For over 10 years I have scoured every shop, auction and website looking for a single example of the US Army Special Blasting Cap cardboard box. I have seen two for sale over the years, by my bid was never enough. At one gun show I found both the cardboard version and from Hayes Otoupalik, who was there, I found the metal round can also. I am trying to confirm the era of the metal can, Hayes said it was definitely ww2, but I want to see another example to confirm, since the last one I had from Olin was Korean War era and looked similar.

post-15065-0-23598100-1400536299.jpg

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Chief Bast

Fantastic find on the US Army version of the blasting caps, Oz. I too have looked for these with no luck. I would love to know if you can confirm a date on the cylinder tin as I've never seen this style other than from Hayes.

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17thairborne

There is not date printed on the tin, but in an earlier post to this thread I posted a tin from Olin-Mathison corp. During WW2 they were only called Olin and merged with the other in 1958, makning the other tin post KW. This tin is identical in construction, but differs in the labeling. The Olin tin was for use on C3 and C4, this one says will detonate composition C. The style of the lettering is different as well.post-15065-0-20117900-1400594547.jpg

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17thairborne

Notice also that the labels on the box and the Atlas tin state "WILL DETONATE COMPOSITION C" whereas the Olin tin denoted "C3 and C4" I have an inert cardboard block which at one time contained Composition C and it is labeled "COMPOSITION C-2" Don't know when the improved formulas evolved to 3 and 4.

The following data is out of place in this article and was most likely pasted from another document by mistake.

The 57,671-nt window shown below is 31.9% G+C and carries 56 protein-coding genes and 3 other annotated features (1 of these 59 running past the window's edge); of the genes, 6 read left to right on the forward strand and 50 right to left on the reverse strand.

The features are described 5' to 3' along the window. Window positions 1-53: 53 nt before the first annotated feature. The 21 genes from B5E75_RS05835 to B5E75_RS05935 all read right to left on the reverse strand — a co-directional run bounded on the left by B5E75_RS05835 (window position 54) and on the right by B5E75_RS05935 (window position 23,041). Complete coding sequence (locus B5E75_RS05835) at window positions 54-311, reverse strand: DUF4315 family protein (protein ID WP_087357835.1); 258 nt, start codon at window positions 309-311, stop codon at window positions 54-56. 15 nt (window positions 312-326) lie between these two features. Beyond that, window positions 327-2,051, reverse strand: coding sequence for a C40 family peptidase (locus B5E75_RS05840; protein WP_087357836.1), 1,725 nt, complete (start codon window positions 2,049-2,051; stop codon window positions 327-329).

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17thairborne

Great find on the cardboard box, Oz... But now you need the white one with red lettering too... ;-)

 

I understand those are especially hard to find! Shall I wait another 10 years :rolleyes:

 

Being patient is not my best suit!

 

I was in the museum at Diekirch a few years ago and marveled at their Army Engineer display. They had several crates of the green boxes.

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17thairborne

Johan,

 

Thanks for posting the C3 crate. Now I know there was C3 as early as Aug 44. I should bo back and review my oldest 5-series FMs again. I have never been to the La Gleize museum. QUite impressive. In one way it just looks like a pile of stuff, but the more you look, the more it reveals. Good to see the pneumatic chain saw, the Engineer demolition kit, Blasting cap crates, an OD large size cap generator etc. Its now on my list of visits in the future.

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17thairborne

On another note:

 

A soon as the war in Europe ended, the 139th settled into occupation duty. One of the tasks for the staff was to prepare the narrative for the official Army History records. The data from these documents was then used to prepare a small booklet entitled “History 139th Airborne Engineers” It was published in 1945 and printed by Alfred Selb, Muelheim, Germany. The inside back cover was traditionally used to record names and hometowns of unit members. The page is simply titled “MY BUDDIES”. Here is a copy from two of those booklets from my collection. The most legible comes from Silver Star winner, Lt. Robert C. Reed, and the other belonged to T/4 Charles Wilhelm.

 

post-15065-0-55273600-1400782951.jpg